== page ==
Woman found unconscious at restaurant
A Heart Attack Grill customer was wheeled out of the restaurant on a stretcher – the second one this year. A man reportedly had a heart attack while downing a “triple bypass” burger at the same restaurant in February.
Saturday night a woman who was dining on a “double bypass” burger, drinking a margarita and smoking a cigarette at the Heart Attack Grill collapsed. “She was eating, drinking, smoking, laughing, dancing, having fun,” owner Jon Basso said of the restaurant-goer. “But when you treat your body like that day in and day out, eventually your body is going to give out.”
The Heart Attack Grill is all about overindulgence, and advertises its product as “a burger to die for.” Basso calls himself “Dr. Jon,” a “board certified burgerologist,” and walks about the restaurant donning a white lab coat and stethoscope. Waitresses are dressed like nurses and wheel food out on wheelchairs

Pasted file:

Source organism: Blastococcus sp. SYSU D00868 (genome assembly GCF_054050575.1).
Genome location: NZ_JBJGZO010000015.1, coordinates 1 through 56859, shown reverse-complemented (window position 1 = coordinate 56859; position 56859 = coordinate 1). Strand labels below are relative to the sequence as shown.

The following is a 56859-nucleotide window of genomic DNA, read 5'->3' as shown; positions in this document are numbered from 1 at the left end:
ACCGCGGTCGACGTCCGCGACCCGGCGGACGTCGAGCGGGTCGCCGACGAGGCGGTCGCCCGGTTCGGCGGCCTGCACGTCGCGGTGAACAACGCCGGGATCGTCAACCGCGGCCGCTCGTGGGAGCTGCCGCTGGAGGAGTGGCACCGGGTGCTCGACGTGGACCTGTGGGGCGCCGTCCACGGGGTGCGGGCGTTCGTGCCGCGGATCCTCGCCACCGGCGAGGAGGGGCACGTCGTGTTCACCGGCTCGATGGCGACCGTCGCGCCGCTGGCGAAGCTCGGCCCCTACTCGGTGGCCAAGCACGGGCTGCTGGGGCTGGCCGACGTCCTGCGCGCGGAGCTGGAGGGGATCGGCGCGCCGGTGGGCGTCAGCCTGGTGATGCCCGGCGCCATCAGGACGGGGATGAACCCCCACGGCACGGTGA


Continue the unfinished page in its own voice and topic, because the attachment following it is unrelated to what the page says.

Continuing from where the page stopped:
Customers are referred to as patients, orders as prescriptions. A tongue-in-cheek sign on the door says “cash only because you might die before the check clears.” People who weigh over 350 pounds eat for free.
“We attract an avant-garde clientele — thrill seekers, risk takers,” Basso told the L.A. Times, adding that his restaurant is “bad for you but fun.”
In addition to a selection of bypass burgers (the “quadruple bypass” can top 10,000 calories), Heart Attack Grill offers “flatliner” fries cooked in pure lard and butterfat milkshakes made with pure cream.
A sign at the establishment reads “Caution: This establishment is bad for your health.”
“Unlike cigarettes, I have had warnings labels since Day One when we opened in 2005 telling people how bad our food is for you. I think that skirts any liability we might have,” said Basso.
The company’s nearly 600-pound spokesman died when he was just 29-years-old last year.